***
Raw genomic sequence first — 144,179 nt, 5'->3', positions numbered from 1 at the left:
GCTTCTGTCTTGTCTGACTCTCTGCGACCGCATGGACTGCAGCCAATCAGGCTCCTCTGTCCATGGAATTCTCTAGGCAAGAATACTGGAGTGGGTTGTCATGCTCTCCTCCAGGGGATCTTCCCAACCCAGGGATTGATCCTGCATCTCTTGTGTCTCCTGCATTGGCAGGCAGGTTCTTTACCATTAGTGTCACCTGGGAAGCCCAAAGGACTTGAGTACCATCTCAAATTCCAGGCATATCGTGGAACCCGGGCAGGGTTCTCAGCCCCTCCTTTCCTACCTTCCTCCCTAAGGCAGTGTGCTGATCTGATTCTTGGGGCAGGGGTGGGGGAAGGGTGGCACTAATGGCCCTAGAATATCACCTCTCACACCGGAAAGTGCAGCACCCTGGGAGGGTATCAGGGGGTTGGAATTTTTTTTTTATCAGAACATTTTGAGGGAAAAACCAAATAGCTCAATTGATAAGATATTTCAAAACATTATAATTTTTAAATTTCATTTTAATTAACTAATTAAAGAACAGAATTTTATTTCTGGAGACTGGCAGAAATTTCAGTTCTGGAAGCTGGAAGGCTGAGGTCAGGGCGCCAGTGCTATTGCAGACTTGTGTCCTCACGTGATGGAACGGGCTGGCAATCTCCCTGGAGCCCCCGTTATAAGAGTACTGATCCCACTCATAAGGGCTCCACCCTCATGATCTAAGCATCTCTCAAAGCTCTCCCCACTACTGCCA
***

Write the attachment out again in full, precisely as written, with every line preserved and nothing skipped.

Raw genomic sequence first — 144,179 nt, 5'->3', positions numbered from 1 at the left:
GCTTCTGTCTTGTCTGACTCTCTGCGACCGCATGGACTGCAGCCAATCAGGCTCCTCTGTCCATGGAATTCTCTAGGCAAGAATACTGGAGTGGGTTGTCATGCTCTCCTCCAGGGGATCTTCCCAACCCAGGGATTGATCCTGCATCTCTTGTGTCTCCTGCATTGGCAGGCAGGTTCTTTACCATTAGTGTCACCTGGGAAGCCCAAAGGACTTGAGTACCATCTCAAATTCCAGGCATATCGTGGAACCCGGGCAGGGTTCTCAGCCCCTCCTTTCCTACCTTCCTCCCTAAGGCAGTGTGCTGATCTGATTCTTGGGGCAGGGGTGGGGGAAGGGTGGCACTAATGGCCCTAGAATATCACCTCTCACACCGGAAAGTGCAGCACCCTGGGAGGGTATCAGGGGGTTGGAATTTTTTTTTTATCAGAACATTTTGAGGGAAAAACCAAATAGCTCAATTGATAAGATATTTCAAAACATTATAATTTTTAAATTTCATTTTAATTAACTAATTAAAGAACAGAATTTTATTTCTGGAGACTGGCAGAAATTTCAGTTCTGGAAGCTGGAAGGCTGAGGTCAGGGCGCCAGTGCTATTGCAGACTTGTGTCCTCACGTGATGGAACGGGCTGGCAATCTCCCTGGAGCCCCCGTTATAAGAGTACTGATCCCACTCATAAGGGCTCCACCCTCATGATCTAAGCATCTCTCAAAGCTCTCCCCACTACTGCCA